Category Archives: Adult Responsibilities

Five Tips for Filing Your Taxes

By Colette Au

Since taxes aren’t due until April 15th, 2018, filing your 2017 fiscal year taxes might seem a long way away, but I’ve already started preparing for it. I’m in charge of USC Volunteer Income Tax Assistance (VITA), a student-run club that is part of a nation-wide IRS volunteering program. We provide free tax preparation services to low- and middle-income individuals and families, including international students and residents living in the neighborhood around USC. If you’re like most students, you probably haven’t needed to file your own tax return (or perhaps your parents did it for you). Although I’m not allowed to give tax advice because most advice is very situational, here are a few tips for students doing taxes for the first time:

  1. If you’re working an on-campus job this year, look out for a W-2

Form W-2 is a slip of paper that employers give you that lists your wages and any taxes withheld for the year. You’ll need this information to input on your tax return, so make sure you save it when it comes in the mail (usually in January or February). For students working on campus, you can elect to download a copy from Workday. If you work multiple jobs, you will have multiple W-2s. Note: if you’re self-employed (for example, doing some freelance work on the side), you’re still supposed to report income, even if the transactions are in cash.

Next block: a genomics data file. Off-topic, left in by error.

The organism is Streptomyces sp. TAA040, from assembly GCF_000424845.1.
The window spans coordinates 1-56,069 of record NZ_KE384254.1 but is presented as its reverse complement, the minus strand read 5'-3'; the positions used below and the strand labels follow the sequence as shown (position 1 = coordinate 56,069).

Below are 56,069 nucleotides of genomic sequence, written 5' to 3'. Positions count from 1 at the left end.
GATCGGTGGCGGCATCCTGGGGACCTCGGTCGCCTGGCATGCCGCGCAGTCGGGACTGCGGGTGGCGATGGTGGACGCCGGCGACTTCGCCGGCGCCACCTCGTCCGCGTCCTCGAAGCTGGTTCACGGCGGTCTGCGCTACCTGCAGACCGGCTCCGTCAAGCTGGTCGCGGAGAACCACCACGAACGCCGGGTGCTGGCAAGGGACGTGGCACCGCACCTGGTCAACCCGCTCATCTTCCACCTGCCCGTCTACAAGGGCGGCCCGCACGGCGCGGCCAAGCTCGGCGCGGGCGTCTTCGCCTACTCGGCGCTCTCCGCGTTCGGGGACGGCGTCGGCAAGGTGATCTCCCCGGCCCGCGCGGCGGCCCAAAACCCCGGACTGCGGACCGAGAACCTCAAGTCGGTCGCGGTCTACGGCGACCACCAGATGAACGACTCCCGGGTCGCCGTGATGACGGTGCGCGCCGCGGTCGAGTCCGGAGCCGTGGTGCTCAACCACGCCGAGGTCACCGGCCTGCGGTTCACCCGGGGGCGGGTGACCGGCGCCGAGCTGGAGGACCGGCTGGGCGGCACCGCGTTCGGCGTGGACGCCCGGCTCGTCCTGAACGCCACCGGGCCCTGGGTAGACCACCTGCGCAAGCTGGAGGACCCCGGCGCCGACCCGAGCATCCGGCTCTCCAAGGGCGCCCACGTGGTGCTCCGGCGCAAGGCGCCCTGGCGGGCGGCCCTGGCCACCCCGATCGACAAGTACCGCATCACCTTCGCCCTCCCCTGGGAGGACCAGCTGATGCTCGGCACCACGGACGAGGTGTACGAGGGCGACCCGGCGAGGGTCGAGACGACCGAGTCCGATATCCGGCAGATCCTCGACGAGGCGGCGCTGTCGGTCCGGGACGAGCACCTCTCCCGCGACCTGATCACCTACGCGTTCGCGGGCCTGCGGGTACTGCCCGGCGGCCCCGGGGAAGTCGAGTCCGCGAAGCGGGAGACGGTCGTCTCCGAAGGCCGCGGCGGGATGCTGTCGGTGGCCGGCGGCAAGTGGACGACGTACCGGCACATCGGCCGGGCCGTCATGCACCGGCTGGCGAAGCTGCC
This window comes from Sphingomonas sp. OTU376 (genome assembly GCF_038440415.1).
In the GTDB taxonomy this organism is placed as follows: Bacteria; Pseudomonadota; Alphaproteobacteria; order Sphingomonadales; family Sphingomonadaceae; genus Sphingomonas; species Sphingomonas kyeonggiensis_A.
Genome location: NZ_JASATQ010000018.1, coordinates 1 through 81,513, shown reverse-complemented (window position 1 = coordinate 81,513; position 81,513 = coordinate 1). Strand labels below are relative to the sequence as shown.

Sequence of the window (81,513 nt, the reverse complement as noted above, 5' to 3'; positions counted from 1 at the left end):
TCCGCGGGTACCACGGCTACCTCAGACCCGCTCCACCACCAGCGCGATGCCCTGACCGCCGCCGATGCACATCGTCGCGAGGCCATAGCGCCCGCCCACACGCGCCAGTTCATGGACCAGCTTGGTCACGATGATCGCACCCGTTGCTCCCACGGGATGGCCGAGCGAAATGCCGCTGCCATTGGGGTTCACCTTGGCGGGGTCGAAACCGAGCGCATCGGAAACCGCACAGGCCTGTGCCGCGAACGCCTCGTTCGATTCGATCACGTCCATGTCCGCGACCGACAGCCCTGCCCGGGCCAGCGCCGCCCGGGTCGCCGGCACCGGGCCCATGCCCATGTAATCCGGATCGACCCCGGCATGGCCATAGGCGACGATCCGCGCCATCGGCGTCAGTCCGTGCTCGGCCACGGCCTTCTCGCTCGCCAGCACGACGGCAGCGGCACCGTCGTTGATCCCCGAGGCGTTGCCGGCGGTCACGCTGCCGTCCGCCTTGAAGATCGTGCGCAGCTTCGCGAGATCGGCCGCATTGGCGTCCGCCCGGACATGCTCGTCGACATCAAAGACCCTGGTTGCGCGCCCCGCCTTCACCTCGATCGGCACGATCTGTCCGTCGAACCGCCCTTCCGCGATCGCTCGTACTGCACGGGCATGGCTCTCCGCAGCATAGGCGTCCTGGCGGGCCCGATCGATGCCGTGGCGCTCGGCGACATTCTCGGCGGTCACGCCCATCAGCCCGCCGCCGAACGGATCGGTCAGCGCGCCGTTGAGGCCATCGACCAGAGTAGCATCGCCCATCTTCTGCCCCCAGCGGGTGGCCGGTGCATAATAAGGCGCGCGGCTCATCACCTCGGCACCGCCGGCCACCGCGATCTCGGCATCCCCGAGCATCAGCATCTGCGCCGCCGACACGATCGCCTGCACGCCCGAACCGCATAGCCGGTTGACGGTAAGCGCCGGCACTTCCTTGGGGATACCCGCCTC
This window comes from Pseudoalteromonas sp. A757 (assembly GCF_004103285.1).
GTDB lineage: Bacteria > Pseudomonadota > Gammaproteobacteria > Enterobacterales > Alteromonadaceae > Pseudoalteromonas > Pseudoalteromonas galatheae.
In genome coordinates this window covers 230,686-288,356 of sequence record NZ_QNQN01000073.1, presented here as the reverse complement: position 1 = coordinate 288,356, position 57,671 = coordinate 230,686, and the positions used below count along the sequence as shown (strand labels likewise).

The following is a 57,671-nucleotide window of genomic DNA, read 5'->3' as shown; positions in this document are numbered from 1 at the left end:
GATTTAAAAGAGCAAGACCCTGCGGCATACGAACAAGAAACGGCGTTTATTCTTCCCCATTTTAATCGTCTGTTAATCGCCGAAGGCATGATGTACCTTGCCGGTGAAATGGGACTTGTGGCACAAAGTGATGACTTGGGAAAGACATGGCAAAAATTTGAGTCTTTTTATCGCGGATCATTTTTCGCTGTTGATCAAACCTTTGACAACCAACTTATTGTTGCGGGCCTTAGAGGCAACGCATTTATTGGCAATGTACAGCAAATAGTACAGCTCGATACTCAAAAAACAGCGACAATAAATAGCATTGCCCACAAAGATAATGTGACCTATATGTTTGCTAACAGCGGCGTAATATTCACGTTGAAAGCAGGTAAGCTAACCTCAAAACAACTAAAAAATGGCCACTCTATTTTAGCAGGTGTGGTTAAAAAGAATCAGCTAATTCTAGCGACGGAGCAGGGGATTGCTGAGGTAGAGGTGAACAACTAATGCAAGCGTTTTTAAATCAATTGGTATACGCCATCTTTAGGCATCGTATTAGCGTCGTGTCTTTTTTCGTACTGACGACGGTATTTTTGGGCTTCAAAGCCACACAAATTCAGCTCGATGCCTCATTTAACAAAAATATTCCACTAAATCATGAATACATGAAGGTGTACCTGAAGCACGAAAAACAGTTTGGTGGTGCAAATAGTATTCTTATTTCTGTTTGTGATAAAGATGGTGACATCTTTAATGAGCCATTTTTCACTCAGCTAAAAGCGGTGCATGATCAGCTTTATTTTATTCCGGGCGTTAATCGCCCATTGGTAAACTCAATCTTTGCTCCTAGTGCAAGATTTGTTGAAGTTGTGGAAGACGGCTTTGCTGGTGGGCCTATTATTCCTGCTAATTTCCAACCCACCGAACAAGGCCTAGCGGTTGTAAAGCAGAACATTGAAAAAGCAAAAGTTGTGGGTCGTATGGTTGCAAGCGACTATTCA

1. Keep track of your educational expenses

Did you know that it’s possible to lower your tax bill by deducting the cost of required textbooks? Make sure you save your receipts from the Bookstore, because you might be able to shave a couple hundred dollars off of your taxes if you owe anything. However, the tuition and fees deduction isn’t available for people that the IRS calls “non-resident aliens” (most international students). There are also education credits for people who are paying tuition out-of-pocket, and USC will send you a form called Form 1098-T so you can report that information on your tax return.

  1. There are different returns for residents and non-residents

If you’re an international student, don’t make the mistake of not checking if you’re a resident or not. Most international students are considered “non-resident aliens” because they are “exempt individuals” (IRS jargon) and have a different set of tax forms. The IRS uses a residency test to determine if you’re a resident for tax purposes, which you can read more about here.

  1. You might not have to file! But you need to check if you do

Generally, if you’re working an on-campus job, you are only required to file if you make more than a few thousand dollars. Even if you don’t need to file, you should consider filing a return in order to get a tax refund. The IRS has an article called Publication 501 about filing requirements here. If your employer deducts more taxes from your paychecks than you owe at the end of the year, you can get your money back!  

  1. Take advantage of USC resources

If you don’t want to put in the time and effort to learn how to do your taxes on your own, save yourself the hassle. If you meet the income limits, you can get your taxes done by free by students! Most students working in the VITA program are accounting majors like me, and some of us actually enjoy learning about the American tax system.

In summary, filing your taxes in the U.S. can be very complicated. There are exceptions to almost every rule so you have to be careful and assess the facts of your own financial situation before you can correctly file your taxes. If you’re feeling lost in the tax system, it’s okay to ask for help. In fact, it’s better that you do because that last thing you want is the IRS coming after you for filing your taxes incorrectly.